Phillip Milligan displays 10 crabs on a folding table in his South Surrey garage, an alarming haul trapped a short drive down the road at Blackie Spit on Boundary Bay.
Distinguished by five-pointed spines next to each eye, the invasive European green crab out-competes native species and destroys eelgrass meadows, an important environment for juvenile salmon and Pacific herring.
“We have found more than enough green crabs to say that there is a concern here,” said Milligan, team leader of a volunteer crab trapping program funded by the Department of Fisheries and Oceans.
Milligan’s setup at Blackie Spit is one of three volunteer trapping operations in the immediate area organized by environmental non-profit Friends of Semiahmoo Bay.
Scientists say the results of “early detection” programs like this one indicate the invasive crab is riding a warming ocean north, posing a serious threat to native species in more remote and out-of-reach corners of the province.
Invasive crabs set for population explosion
The crabs, which are often green but can also be red or yellow, originated in Europe and North Africa but spread around the world, clinging to the hulls of ships and drifting on ocean currents.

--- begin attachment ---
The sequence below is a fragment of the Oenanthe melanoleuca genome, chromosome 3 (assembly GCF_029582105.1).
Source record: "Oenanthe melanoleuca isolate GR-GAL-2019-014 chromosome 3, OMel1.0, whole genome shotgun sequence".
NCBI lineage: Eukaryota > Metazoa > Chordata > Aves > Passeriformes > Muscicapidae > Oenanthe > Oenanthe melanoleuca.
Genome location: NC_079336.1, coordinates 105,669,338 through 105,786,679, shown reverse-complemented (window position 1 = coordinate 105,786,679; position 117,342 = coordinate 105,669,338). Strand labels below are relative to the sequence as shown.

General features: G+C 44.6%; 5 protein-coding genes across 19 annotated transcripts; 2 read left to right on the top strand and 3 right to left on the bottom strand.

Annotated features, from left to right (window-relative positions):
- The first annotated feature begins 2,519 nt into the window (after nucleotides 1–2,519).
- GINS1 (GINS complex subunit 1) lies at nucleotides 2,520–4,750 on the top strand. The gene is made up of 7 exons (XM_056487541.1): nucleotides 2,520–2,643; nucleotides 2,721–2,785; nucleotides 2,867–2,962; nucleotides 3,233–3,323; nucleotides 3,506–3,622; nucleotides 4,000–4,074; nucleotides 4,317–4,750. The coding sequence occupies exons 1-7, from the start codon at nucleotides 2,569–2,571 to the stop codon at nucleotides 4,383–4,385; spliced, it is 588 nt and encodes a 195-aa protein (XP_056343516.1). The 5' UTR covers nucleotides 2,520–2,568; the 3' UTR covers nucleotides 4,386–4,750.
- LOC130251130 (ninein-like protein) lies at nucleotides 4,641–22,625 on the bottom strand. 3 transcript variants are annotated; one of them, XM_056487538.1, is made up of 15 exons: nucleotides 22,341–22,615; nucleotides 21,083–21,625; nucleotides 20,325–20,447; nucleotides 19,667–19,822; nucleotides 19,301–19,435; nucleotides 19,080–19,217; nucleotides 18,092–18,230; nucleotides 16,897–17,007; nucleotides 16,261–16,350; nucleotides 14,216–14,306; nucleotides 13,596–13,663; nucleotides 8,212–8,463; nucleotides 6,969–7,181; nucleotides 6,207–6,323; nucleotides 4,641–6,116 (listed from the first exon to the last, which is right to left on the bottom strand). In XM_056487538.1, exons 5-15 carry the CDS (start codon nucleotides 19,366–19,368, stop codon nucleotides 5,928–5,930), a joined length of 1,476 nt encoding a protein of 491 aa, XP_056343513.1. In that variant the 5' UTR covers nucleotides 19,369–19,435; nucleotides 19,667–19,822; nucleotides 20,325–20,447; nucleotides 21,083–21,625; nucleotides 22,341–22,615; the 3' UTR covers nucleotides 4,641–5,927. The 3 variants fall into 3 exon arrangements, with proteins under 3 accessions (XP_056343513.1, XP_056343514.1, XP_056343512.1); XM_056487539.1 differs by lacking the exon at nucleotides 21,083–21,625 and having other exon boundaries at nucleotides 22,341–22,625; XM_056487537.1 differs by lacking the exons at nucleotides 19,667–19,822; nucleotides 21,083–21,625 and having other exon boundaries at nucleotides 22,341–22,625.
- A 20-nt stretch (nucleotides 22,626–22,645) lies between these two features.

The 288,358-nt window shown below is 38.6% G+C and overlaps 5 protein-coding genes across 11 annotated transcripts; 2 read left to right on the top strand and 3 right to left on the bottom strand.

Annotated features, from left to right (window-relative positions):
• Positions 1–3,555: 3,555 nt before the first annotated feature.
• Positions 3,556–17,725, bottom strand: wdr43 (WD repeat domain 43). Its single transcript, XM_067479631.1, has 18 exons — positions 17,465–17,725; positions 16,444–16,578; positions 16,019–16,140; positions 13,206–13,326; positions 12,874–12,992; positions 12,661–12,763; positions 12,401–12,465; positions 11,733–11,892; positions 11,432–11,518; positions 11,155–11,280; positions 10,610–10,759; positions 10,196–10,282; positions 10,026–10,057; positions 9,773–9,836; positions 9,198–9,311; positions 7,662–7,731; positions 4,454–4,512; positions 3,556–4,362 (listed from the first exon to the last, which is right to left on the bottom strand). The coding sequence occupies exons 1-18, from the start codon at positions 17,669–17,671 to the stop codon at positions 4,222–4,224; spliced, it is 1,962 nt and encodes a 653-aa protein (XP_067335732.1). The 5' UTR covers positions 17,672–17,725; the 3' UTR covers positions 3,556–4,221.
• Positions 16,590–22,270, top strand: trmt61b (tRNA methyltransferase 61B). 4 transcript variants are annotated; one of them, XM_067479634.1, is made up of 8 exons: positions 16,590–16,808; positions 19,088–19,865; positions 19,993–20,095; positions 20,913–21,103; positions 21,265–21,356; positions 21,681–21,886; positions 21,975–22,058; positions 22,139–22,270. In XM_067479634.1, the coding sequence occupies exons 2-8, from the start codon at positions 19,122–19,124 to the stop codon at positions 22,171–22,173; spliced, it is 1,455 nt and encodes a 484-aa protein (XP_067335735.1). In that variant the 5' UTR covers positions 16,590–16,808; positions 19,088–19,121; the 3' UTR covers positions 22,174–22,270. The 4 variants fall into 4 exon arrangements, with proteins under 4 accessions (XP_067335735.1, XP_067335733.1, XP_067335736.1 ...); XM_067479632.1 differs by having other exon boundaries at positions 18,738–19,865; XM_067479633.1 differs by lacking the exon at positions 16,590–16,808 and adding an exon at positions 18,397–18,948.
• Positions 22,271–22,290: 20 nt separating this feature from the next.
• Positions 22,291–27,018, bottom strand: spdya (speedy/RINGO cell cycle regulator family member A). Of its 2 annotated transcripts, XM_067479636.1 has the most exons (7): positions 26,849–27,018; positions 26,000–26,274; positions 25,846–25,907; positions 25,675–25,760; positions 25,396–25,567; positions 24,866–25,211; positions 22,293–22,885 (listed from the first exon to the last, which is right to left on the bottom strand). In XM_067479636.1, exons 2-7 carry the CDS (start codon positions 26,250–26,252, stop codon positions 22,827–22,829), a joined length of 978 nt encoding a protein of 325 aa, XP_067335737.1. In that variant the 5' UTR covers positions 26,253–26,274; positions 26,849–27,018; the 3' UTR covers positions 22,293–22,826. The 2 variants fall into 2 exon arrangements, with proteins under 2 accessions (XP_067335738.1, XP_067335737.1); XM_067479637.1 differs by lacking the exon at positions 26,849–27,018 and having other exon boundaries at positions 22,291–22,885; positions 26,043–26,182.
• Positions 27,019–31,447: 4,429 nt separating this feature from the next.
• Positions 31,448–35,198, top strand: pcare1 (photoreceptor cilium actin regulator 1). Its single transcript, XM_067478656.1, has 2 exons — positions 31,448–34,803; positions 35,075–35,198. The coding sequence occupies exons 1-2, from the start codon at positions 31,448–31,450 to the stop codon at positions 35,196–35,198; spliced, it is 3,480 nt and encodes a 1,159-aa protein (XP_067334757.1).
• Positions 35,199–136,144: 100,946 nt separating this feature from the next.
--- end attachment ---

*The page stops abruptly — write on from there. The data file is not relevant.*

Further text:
The species has been well established on the western coast of Vancouver Island for decades but was unable to defeat the stiff currents of the Strait of Georgia to reach the Lower Mainland.
That changed recently, said Christopher Harley, a zoology professor at the Institute of Fisheries and Oceans at the University of British Columbia. The first crabs to manage the crossing did so around 2018 and began appearing in Boundary Bay and Ladysmith shortly after that.
“We’re just at the point of the invasion where the pioneers have established,” he said. “Now we’re going to have a population explosion as they have all of their kids and grandkids.”
Volunteer trappers and scientists say their numbers are already up in Boundary Bay this summer.
Of the 10 crabs Milligan has stored in his freezer, eight are male, and two are female. Milligan worries that balance will allow them to reproduce in large numbers — if they haven’t already.
“The population of these crabs can really multiply,” he said.
The average European green crab lives up to seven years, and females can release up to 185,000 eggs multiple times a year.
Intervention still possible
Dense populations of European green crabs have long plagued coasts in eastern Canada and California, but climate change is bringing them farther north, said Thomas Terriault, a research scientist with the Department of Fisheries and Oceans at the Pacific Biological Station in Nanaimo.
Elsewhere, scientists have proposed a range of solutions, including turning the crabs into a biodegradable plastic alternative or even an appetizer.
Although numbers seem to be rising in Boundary Bay and nearby locations, Terriault said it may not be too late to intervene and stop the spread in environmentally or culturally significant regions.
But that intervention requires an “all-hands-on-deck” approach, he said.
The DFO has partnered with volunteer groups, such as the Friends of Semiahmoo Bay and First Nations across the province, to help with early detection.
“It’s quite an interesting thing that we’ve found,” Milligan said, clutching a crab in his South Surrey Garage. “We want to do something about it.”